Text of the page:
Johns Hopkins All Children’s Hospital Critical Care has a family-centered approach, involving parents and family as important members of the care team.
Having a child in an intensive care unit is an experience that impacts the whole family. We understand the emotions and difficulty of this experience, and we value your role as part of the care team. Johns Hopkins All Children’s strives to provide resources to help you deal with these issues during your child’s acute illness and manage your child’s recovery, and we involve you in every aspect of the care of your child.
Resources to Guide the Way
Patient and Family Resources provide important information about your stay. Our downloadable Inpatient Family Guide provides valuable practical information on hospital policies, resources, dedicated family spaces and more.
Download Our Inpatient Guide
If you are a parent or guardian of an intensive care patient, you can be with your child any time of the day or night. You will receive a special badge so you have 24-hour access.
All visitors must get a daily visitor pass from the Information Desk in the main hospital lobby, or at the Visitors Desk in the Outpatient Care Center (OCC). Visitors to any of our intensive care units will need to complete a short health screening questionnaire, in order to help protect the health of our patients. There may be times when children younger than 10 years old may be unable to visit to help protect our patients.
Our Child Life specialists are trained in child development, play, stress and coping, and serve as key members of your child’s multidisciplinary critical care team. Child Life specialists can help children cope with or understand their illness, engage in play or other therapeutic activities, and develop their role in their treatment plan in an age-appropriate way.
Child Life specialists support families by helping them cope with the challenges that come when a child is critically ill. They may also work with siblings who may be struggling to understand and cope with a brother or sister’s illness.
Offering Child Life services is an indicator of excellence in pediatric care, according to the American Academy of Pediatrics. Child Life programs and services are an essential component of the type of family-centered care we provide.
Families who travel a great distance for critical care at Johns Hopkins All Children’s may request a room at any of the three Ronald McDonald Houses located on campus. The Ronald McDonald House acts as a home away from home for families while their child receives care.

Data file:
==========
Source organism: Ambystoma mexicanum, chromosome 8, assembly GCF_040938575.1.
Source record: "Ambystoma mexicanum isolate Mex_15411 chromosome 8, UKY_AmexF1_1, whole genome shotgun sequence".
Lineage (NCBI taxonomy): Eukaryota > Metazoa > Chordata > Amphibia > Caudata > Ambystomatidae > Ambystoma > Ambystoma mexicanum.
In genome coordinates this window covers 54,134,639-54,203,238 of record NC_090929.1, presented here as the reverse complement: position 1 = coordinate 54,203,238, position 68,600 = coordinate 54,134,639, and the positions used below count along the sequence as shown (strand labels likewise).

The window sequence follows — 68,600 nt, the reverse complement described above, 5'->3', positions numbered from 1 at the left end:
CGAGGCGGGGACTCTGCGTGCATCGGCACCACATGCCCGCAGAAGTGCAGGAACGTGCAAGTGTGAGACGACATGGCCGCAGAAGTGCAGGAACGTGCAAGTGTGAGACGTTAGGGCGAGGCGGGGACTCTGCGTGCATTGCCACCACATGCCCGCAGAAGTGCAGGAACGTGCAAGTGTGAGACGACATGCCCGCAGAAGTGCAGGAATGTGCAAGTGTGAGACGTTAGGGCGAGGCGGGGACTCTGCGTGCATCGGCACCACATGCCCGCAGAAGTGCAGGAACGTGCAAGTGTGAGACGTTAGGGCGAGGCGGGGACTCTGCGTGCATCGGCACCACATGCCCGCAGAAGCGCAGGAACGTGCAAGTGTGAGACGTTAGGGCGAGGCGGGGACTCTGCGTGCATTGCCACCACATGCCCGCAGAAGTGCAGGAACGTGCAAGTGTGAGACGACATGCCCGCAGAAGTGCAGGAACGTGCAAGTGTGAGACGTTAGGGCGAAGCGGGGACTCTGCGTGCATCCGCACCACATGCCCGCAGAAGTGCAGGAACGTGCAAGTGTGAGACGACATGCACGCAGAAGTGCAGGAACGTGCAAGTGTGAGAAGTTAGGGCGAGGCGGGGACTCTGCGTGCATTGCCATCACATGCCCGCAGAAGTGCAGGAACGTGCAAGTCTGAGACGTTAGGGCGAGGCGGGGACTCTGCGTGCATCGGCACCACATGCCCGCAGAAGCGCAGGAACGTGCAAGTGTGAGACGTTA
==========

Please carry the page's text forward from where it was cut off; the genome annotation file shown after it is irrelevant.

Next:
A Day Use program is also available from 10 a.m. to 4 p.m. It offers snacks, a relaxation area and laundry service for family members staying with their child in the hospital. You can find more information about the Ronald McDonald House here, on your unit’s information board or visitor station, or by calling 727-767-7694 to request a room.
Social, spiritual and emotional support play an important role in family-centered care. Social workers, pastoral care and our palliative care team, called Team Hope, are all available through Integrated Care Management to help guide you through difficult passages in care.
Dedicated Patient Relations representatives are available at any point during your child’s inpatient stay to help you with a number of concerns—whether it is helping you voice your opinion, understand and navigate your child’s treatment, listening to any general concerns and providing support.
To speak with a Patient Relations representative, call 727-767-2110 from 8 a.m. to 6 p.m. Monday through Friday, or email us at any time.
Prepare for your stay by reading our Inpatient Family Guide
It’s a little easier when you know what to expect and understand what’s going on around you. We hope this guide will be a handy source of information about how our Hospital works. If you have questions or need assistance, don't be afraid to ask. We are here to help.